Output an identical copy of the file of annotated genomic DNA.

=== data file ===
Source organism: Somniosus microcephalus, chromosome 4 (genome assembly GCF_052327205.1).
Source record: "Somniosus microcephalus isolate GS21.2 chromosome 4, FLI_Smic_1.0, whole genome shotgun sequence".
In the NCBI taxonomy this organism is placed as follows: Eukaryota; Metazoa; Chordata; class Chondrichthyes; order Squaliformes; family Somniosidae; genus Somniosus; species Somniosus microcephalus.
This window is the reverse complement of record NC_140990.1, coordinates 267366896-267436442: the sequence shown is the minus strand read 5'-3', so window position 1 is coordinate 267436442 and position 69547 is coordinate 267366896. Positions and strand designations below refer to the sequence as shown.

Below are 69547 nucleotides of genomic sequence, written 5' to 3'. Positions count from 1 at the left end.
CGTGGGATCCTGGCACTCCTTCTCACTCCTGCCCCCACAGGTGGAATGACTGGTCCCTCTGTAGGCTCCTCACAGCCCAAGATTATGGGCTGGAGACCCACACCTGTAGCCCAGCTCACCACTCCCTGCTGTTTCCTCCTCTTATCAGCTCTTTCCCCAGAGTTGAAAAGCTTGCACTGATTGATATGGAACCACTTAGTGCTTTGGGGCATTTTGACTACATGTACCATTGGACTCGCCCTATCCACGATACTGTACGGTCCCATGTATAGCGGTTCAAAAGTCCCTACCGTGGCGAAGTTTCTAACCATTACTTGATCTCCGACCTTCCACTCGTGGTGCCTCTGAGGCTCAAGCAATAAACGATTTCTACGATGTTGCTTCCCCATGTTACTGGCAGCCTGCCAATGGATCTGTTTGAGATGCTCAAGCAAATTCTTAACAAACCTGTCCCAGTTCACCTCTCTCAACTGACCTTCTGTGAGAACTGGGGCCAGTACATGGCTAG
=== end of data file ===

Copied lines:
Source organism: Somniosus microcephalus, chromosome 4 (genome assembly GCF_052327205.1).
Source record: "Somniosus microcephalus isolate GS21.2 chromosome 4, FLI_Smic_1.0, whole genome shotgun sequence".
In the NCBI taxonomy this organism is placed as follows: Eukaryota; Metazoa; Chordata; class Chondrichthyes; order Squaliformes; family Somniosidae; genus Somniosus; species Somniosus microcephalus.
This window is the reverse complement of record NC_140990.1, coordinates 267366896-267436442: the sequence shown is the minus strand read 5'-3', so window position 1 is coordinate 267436442 and position 69547 is coordinate 267366896. Positions and strand designations below refer to the sequence as shown.

Below are 69547 nucleotides of genomic sequence, written 5' to 3'. Positions count from 1 at the left end.
CGTGGGATCCTGGCACTCCTTCTCACTCCTGCCCCCACAGGTGGAATGACTGGTCCCTCTGTAGGCTCCTCACAGCCCAAGATTATGGGCTGGAGACCCACACCTGTAGCCCAGCTCACCACTCCCTGCTGTTTCCTCCTCTTATCAGCTCTTTCCCCAGAGTTGAAAAGCTTGCACTGATTGATATGGAACCACTTAGTGCTTTGGGGCATTTTGACTACATGTACCATTGGACTCGCCCTATCCACGATACTGTACGGTCCCATGTATAGCGGTTCAAAAGTCCCTACCGTGGCGAAGTTTCTAACCATTACTTGATCTCCGACCTTCCACTCGTGGTGCCTCTGAGGCTCAAGCAATAAACGATTTCTACGATGTTGCTTCCCCATGTTACTGGCAGCCTGCCAATGGATCTGTTTGAGATGCTCAAGCAAATTCTTAACAAACCTGTCCCAGTTCACCTCTCTCAACTGACCTTCTGTGAGAACTGGGGCCAGTACATGGCTAG